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19 December 2018
Ensuring that a dismissal notice has been properly delivered is vital – especially when the circumstances of the dismissal are difficult – as employers could face considerable procedural risks. Disappearing letter boxes or allegedly empty envelopes – unpleasant surprises are not unusual. Not to mention the serious legal and financial consequences of a failed delivery or the inability to prove proper service. If an employee sues and their employer cannot prove that the dismissal notice was properly served, the employer will lose and face re-issuing the dismissal notice. In which case the employer will be liable for any pay claims which accrue in the meantime. If, in the intervening period, the probationary period has ended or if other circumstances have changed to the employer's detriment, the prospects of success may be so small that there might then be little point in re-issuing a dismissal notice.
To ensure that serving a dismissal notice will withstand a court's scrutiny, it should be handed to the employee in person and the employee should countersign a duplicate. Occasionally an employee will refuse to confirm receipt, in which case the dismissal notice should be handed over in the presence of witnesses (someone from the company).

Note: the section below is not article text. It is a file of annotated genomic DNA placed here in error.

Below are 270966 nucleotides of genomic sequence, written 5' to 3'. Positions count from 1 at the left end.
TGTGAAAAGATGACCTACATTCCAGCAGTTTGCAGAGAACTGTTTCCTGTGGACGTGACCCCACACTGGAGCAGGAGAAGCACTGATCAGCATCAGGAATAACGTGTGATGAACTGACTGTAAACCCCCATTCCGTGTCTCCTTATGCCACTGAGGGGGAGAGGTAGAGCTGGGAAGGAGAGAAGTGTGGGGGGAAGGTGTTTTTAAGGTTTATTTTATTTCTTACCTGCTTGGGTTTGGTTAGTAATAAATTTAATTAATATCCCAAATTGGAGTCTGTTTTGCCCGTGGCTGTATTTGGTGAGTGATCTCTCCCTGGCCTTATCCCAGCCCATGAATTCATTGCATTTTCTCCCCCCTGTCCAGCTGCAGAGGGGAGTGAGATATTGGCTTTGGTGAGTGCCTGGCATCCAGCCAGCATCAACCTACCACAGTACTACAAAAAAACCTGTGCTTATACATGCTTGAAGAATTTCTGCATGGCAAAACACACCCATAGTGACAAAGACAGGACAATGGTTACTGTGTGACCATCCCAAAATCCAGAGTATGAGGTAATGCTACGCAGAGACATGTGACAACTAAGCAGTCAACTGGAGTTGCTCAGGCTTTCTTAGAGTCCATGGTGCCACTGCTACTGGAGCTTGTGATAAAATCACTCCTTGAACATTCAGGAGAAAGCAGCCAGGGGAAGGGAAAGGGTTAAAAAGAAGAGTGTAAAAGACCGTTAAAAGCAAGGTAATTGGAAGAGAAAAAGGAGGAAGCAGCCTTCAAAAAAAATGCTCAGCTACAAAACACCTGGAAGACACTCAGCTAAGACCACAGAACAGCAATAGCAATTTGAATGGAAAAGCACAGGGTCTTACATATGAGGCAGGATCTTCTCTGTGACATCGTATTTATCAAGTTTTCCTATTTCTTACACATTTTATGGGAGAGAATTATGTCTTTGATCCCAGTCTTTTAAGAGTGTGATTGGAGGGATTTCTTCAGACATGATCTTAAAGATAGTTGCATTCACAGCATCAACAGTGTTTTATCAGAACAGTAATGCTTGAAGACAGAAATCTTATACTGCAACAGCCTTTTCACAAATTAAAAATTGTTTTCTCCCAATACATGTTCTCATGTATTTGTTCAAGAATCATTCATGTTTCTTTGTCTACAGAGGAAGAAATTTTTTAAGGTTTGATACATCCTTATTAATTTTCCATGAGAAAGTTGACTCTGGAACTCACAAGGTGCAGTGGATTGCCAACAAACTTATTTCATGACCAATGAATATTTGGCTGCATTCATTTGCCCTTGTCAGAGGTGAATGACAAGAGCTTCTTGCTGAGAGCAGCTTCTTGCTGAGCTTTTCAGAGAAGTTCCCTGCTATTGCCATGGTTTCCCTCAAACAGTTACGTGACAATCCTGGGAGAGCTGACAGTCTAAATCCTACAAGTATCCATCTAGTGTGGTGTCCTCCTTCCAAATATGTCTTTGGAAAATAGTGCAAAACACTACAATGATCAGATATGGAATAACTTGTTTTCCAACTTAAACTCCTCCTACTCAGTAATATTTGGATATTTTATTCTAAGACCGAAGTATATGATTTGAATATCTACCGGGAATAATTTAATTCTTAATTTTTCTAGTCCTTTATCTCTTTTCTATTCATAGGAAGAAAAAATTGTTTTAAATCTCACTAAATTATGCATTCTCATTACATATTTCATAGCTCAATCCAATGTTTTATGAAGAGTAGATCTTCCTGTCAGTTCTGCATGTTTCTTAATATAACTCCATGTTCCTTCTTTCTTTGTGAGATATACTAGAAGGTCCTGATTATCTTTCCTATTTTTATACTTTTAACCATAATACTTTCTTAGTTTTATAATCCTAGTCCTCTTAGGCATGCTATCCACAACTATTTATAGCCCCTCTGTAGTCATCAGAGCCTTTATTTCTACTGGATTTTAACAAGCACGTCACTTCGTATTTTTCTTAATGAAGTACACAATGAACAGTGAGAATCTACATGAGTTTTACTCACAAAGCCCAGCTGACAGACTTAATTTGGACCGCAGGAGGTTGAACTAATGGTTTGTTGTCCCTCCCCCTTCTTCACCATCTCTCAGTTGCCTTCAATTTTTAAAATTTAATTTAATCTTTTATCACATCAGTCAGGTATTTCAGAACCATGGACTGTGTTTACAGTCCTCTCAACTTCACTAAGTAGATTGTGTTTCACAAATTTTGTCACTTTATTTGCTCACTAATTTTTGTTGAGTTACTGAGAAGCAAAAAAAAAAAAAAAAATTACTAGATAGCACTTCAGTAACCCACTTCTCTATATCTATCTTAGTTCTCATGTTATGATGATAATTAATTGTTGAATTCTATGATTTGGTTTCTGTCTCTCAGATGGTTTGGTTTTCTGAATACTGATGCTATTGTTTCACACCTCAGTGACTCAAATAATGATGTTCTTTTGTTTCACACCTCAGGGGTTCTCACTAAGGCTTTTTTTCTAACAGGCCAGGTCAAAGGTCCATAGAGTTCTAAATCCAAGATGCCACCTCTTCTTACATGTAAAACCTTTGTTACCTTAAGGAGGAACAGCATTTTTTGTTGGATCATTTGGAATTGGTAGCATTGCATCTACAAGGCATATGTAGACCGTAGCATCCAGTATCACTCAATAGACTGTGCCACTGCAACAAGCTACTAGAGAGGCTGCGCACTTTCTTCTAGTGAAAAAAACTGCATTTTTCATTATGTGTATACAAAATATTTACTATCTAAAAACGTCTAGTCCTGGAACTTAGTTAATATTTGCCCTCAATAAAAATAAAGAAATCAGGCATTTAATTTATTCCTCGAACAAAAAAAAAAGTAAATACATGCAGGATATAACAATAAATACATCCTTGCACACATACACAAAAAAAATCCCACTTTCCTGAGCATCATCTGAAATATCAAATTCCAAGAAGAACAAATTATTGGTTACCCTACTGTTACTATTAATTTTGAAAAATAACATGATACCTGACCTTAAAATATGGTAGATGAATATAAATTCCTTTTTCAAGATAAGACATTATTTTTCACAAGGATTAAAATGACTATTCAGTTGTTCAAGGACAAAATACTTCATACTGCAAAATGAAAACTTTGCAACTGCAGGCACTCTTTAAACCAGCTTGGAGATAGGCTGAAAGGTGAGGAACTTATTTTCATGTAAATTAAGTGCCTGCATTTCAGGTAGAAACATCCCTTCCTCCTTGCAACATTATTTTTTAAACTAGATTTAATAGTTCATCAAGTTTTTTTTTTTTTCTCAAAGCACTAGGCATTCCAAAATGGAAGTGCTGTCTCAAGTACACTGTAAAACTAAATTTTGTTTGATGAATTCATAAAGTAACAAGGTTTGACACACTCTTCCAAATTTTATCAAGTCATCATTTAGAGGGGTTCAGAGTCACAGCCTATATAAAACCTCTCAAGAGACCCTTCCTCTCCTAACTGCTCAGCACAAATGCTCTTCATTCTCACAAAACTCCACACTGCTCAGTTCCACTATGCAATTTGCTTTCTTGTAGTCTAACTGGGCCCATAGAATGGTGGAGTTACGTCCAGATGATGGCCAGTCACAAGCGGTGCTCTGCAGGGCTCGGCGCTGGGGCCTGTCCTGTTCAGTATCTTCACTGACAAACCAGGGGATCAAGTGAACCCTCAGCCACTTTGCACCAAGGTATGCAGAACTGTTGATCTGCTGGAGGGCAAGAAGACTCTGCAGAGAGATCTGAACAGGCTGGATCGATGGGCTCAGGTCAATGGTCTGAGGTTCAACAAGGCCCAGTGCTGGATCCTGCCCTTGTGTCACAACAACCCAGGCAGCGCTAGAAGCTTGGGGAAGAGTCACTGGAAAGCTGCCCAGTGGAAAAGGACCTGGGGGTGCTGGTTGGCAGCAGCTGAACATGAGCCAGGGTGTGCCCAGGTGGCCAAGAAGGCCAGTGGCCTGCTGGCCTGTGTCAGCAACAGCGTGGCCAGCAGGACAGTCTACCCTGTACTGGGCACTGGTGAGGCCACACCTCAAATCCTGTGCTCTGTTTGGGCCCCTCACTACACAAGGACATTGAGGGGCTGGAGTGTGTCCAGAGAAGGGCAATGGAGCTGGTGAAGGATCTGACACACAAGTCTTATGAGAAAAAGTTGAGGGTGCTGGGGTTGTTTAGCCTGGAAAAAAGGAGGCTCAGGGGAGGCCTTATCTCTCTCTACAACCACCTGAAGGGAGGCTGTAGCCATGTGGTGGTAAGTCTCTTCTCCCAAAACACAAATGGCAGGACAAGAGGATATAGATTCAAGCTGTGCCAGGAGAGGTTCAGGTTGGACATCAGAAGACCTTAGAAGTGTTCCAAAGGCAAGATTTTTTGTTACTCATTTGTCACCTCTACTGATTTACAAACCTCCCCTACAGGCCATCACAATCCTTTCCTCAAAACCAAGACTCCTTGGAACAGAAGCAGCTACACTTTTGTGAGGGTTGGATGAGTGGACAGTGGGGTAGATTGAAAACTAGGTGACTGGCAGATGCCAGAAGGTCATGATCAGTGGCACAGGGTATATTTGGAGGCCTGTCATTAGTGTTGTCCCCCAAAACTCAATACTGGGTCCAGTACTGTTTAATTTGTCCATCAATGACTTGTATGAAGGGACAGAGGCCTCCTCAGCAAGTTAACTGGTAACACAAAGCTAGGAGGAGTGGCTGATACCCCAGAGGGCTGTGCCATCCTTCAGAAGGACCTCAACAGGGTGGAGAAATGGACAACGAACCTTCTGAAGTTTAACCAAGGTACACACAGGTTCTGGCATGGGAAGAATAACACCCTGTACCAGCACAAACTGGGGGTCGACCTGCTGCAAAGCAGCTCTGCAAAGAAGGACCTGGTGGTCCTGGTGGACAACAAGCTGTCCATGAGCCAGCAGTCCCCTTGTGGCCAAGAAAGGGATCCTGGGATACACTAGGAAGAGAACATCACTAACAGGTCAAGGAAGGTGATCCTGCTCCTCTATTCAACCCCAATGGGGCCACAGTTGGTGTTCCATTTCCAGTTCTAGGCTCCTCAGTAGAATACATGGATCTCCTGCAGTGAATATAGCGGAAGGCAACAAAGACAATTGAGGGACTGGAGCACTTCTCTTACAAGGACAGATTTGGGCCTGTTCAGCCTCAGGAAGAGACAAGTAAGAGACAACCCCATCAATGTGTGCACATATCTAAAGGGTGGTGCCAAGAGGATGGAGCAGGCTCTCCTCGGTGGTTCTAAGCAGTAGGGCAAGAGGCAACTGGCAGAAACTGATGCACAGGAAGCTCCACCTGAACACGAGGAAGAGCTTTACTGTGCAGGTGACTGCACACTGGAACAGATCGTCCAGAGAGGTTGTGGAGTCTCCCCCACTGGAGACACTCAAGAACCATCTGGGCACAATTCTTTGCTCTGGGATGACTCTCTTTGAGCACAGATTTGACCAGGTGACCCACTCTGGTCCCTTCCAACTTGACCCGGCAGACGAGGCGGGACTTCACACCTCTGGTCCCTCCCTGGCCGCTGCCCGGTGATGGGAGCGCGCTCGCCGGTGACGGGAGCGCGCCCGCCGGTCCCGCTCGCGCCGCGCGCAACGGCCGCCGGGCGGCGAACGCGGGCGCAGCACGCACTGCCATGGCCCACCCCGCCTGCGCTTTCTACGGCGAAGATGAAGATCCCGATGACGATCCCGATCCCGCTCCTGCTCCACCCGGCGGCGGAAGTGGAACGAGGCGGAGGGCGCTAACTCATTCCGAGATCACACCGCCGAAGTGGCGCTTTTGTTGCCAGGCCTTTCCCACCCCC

If for some reason the notice cannot be handed over in person (eg, because the employee is already on garden leave, on holiday or off sick), the dismissal notice must be served to the employee's home address. A normal letter is not an option because it does not ensure the legal certainty of proper service. Recorded delivery with a return receipt is not an option either as it demonstrates only that something was delivered. It does not document service of the content of the envelope in a manner which will satisfy the requirements of a court.
Usually, dismissal notices are placed in the employee's home letter box by a courier. The courier must have seen the letter's content, including the fact that it is a signed original, and have witnessed the dismissal notice being placed in the envelope which is then handed over to them. The courier should make a written record of service, recording their impressions at the place of service (eg, what the house looked like or where the letter box was).
If the circumstances of service are subsequently subject to closer scrutiny in unfair dismissal proceedings, the courier can then be heard as a witness to the content of the letter, including:
The task of serving the document will inevitably involve the courier seeing personal data (eg, the employee's name and address) and the content of the dismissal notice.
A courier can be a company employee or an external service provider.
If the courier is a company employee, they are not considered a 'third party' within the meaning of Article 4(10) of the General Data Protection Regulation (GDPR). The courier is then deemed to be acting for the employer in the employer's capacity as the data controller. There are thus no specific data protection implications stemming from the fact that the courier has seen the employee's personal data. In normal circumstances this falls within the scope of Section 26(1) of the Federal Data Protection Act as "being necessary to bring the employment relationship to an end".
However, if the dismissal notice is served by an external courier the legal situation may differ. The employer may have to comply with different data protection requirements to avoid breaching data protection law.